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Words Without Pictures

04.08.08 | Julian Stallabrass

I have been reading two books with lots of material about photographic images but no pictures. One, by Philip Gourevitch and Errol Morris, Standard Operating Procedure: A War Story, constructs the events at Abu Ghraib through interviews with the prison guards and other US Army personnel (Morris has produced a film of the same name using the same material). The authors do not reproduce the notorious photographs because they argue that the pictures in and of themselves are misleading, and what mattered most about Abu Ghraib was never photographed. We can’t be sure how misleading the photographs are, for surely we cannot rely upon the word of torturers caught in the act, and some of their explanations strain credibility. The inmates are not heard from.

The other, Picture Perfect by Kiku Adato, a sharp book about the image-management industry, which also considers Abu Ghraib alongside staged military photo-ops, including George Bush’s ‘victory’ landing on the carrier, Abraham Lincoln, and the toppling of Saddam Hussein’s statue in Baghdad, is also unillustrated. The author does not say why, but I suspect that it’s about the cost of getting permissions to reproduce from news agencies. It may also be a way to separate her analysis from the book’s deepest concern: seduction by the photo-op culture, which implicates media critics who try to undermine it but only end up producing a different concentration on trivialising pictures.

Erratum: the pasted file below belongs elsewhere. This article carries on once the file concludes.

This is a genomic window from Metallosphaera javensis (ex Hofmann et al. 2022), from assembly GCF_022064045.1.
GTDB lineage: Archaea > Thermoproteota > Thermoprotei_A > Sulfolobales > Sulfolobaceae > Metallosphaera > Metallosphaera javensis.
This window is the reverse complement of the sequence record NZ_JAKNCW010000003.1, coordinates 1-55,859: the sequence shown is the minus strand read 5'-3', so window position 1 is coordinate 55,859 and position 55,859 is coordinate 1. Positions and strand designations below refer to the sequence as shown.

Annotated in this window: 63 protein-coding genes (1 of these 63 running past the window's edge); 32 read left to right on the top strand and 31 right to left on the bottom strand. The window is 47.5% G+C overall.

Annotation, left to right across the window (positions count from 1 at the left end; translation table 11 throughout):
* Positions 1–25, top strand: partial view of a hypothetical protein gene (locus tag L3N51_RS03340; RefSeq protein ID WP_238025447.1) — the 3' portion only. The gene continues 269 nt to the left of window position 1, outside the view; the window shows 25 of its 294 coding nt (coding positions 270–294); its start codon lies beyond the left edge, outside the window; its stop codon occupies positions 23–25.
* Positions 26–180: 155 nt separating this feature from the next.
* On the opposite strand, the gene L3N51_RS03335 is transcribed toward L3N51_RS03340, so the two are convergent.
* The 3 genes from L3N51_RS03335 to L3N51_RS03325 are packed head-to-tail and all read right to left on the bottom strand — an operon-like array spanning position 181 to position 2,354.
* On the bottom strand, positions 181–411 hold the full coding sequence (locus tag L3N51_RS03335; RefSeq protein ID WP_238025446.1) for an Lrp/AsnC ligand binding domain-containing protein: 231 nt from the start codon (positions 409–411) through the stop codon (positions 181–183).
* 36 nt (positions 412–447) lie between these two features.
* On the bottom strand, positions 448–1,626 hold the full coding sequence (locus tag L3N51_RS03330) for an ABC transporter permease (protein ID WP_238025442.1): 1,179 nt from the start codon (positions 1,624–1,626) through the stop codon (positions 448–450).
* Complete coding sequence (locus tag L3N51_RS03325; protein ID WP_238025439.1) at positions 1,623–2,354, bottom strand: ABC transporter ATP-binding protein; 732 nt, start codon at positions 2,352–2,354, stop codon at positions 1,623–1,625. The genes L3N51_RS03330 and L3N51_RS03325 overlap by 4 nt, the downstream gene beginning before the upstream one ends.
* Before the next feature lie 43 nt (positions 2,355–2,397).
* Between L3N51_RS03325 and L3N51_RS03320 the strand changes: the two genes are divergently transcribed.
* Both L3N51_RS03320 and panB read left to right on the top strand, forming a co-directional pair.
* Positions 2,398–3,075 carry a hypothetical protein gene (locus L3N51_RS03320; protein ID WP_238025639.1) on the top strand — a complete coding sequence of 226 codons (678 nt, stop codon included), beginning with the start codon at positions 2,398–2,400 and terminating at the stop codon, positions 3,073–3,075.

At the very end of the BBC film, War Photography: Reflection on Conflict, Philip Jones Griffiths talks of a visiting a ward in a Vietnamese hospital which had been set aside for those who the doctors had decided, given their very limited resources, were beyond help. He sees a boy with his face half burnt away by napalm, and thinks to himself that he can’t photograph anymore and starts to walk away. But the boy himself tugs at the photographer’s clothes and gestures for him to take a picture, which Griffiths did. It has never been published, he said, but he hoped one day that it would be printed up to hang around Kissinger’s neck at his war crimes trial, though—he adds—things don’t work like that.

Griffiths’ account here, as he tells it, is as powerful as some of his pictures, and what these various episodes raise is the issue of whether it is possible to turn our image culture against itself, or rather whether it should be simply turned away from entirely.